NEWS
May 21, 1986 | By JIM NICHOLSON, Daily News Staff Writer
Herman J. Obert, an attorney for nearly 50 years, died Monday. He was 75 and lived in Bryn Mawr. A Philadelphia lawyer who specialized in probate, charitable trusts and construction, he was a member of the firm of Monteverde, Hemphill, Maschmeyer & Obert. He previously had been a member in the firm of Gibbons, Eustace & Obert. He was active in the Catholic Charities organization and represented a number of orders and societies. The son of a Roxborough brewer, Obert was educated at Georgetown Preparatory School and was a graduate of Georgetown University and Temple University Law School.
NEWS
December 25, 1986 | By Robert J. Terry, Inquirer Staff Writer
A Philadelphia lawyer yesterday was charged with assaulting a narcotics police officer after he threw punches at him in a City Hall courtroom and had to be subdued by other officers, police said. The lawyer, Darryl Irwin, 39, was representing a man charged with drug violations and was awaiting a court hearing shortly before noon when the incident occurred. Police said the officer, Jorge Cruz, was standing in a hallway outside the second-floor courtroom, reviewing his file on Irwin's client when the lawyer told him, "There's no need to read that stuff.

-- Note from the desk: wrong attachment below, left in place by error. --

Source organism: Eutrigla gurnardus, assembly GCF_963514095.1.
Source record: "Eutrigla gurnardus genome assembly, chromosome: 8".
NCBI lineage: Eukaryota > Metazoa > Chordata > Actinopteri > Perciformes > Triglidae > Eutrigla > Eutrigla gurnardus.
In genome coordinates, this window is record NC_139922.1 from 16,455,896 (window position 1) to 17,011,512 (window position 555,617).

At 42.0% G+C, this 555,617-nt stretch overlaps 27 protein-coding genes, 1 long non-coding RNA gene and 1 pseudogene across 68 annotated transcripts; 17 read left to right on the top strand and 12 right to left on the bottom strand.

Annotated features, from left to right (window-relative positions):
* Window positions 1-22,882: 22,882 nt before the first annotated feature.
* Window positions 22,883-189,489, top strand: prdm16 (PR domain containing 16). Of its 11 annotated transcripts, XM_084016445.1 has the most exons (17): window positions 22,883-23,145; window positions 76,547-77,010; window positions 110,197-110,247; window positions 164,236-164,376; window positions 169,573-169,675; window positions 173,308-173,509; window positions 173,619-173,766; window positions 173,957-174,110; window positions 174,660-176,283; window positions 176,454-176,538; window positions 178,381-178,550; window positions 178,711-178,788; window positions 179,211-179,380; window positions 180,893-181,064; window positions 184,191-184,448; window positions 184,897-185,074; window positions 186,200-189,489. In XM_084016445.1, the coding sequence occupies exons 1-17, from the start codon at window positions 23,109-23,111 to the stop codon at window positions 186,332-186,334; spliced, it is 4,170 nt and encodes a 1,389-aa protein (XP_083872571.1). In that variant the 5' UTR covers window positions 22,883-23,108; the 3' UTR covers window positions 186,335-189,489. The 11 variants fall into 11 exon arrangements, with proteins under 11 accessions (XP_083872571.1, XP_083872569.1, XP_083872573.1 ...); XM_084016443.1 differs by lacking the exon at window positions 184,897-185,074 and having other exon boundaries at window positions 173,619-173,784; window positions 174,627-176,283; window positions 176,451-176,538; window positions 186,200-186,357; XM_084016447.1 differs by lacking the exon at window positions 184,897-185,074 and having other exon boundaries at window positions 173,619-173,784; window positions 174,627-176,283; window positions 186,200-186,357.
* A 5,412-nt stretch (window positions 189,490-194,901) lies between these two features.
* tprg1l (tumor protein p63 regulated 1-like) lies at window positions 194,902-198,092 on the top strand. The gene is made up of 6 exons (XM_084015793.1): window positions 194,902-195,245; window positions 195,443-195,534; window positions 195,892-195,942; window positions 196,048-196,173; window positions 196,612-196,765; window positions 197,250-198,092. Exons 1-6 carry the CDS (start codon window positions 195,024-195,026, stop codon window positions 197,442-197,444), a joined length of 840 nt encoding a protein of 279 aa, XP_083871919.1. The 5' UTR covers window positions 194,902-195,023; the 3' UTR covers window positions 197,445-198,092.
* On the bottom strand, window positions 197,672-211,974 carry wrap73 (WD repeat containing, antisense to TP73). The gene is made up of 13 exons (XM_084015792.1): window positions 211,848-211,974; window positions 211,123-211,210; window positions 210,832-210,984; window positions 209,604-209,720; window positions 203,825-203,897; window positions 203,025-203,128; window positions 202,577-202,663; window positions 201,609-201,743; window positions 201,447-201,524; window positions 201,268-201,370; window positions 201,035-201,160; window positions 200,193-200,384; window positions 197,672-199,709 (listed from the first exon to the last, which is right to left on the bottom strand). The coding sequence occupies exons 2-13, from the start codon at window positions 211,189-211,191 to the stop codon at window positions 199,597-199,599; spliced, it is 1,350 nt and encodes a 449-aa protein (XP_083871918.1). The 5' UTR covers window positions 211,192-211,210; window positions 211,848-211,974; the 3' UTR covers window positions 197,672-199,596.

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NEWS
April 17, 2014 | BY VINNY VELLA, Daily News Staff Writervellav@phillynews.com, 215-854-2513
WALLACE STREET was quiet today. An elderly man, sunning himself on his porch, said the block, near 38th Street in Mantua, had been "deserted" since Jamara Stevens, 11, was shot to death inside one of its homes April 5. "A terrible thing, losing a child like that," he said as he sat on his property, across the street from that home. "The only people who know what happened are the ones who were there. "And God, of course. " Which explains why police have issued an arrest warrant for Stevens' mom. Tiffany Goldwire, 31, is wanted for involuntary manslaughter in connection with her daughter's death, Lt. John Stanford, a police spokesman, said.
NEWS
April 13, 2014 | By Joseph A. Slobodzian, Inquirer Staff Writer
PHILADELPHIA It's been 18 months since Philadelphia Common Pleas Court Judge Willis W. Berry Jr. retired on the day he was to pay a $180,000 civil fraud judgment involving a property that a jury found he acquired by deceiving a client. Now, that same ethical violation has cost the 71-year-old Berry his license to practice law for the next year. The state Supreme Court on Wednesday approved without comment the suspension recommended in October by its lawyer Disciplinary Board. The board's report called Berry's violation "serious misconduct" that requires suspension to "protect the public and preserve the integrity of the legal profession.
BUSINESS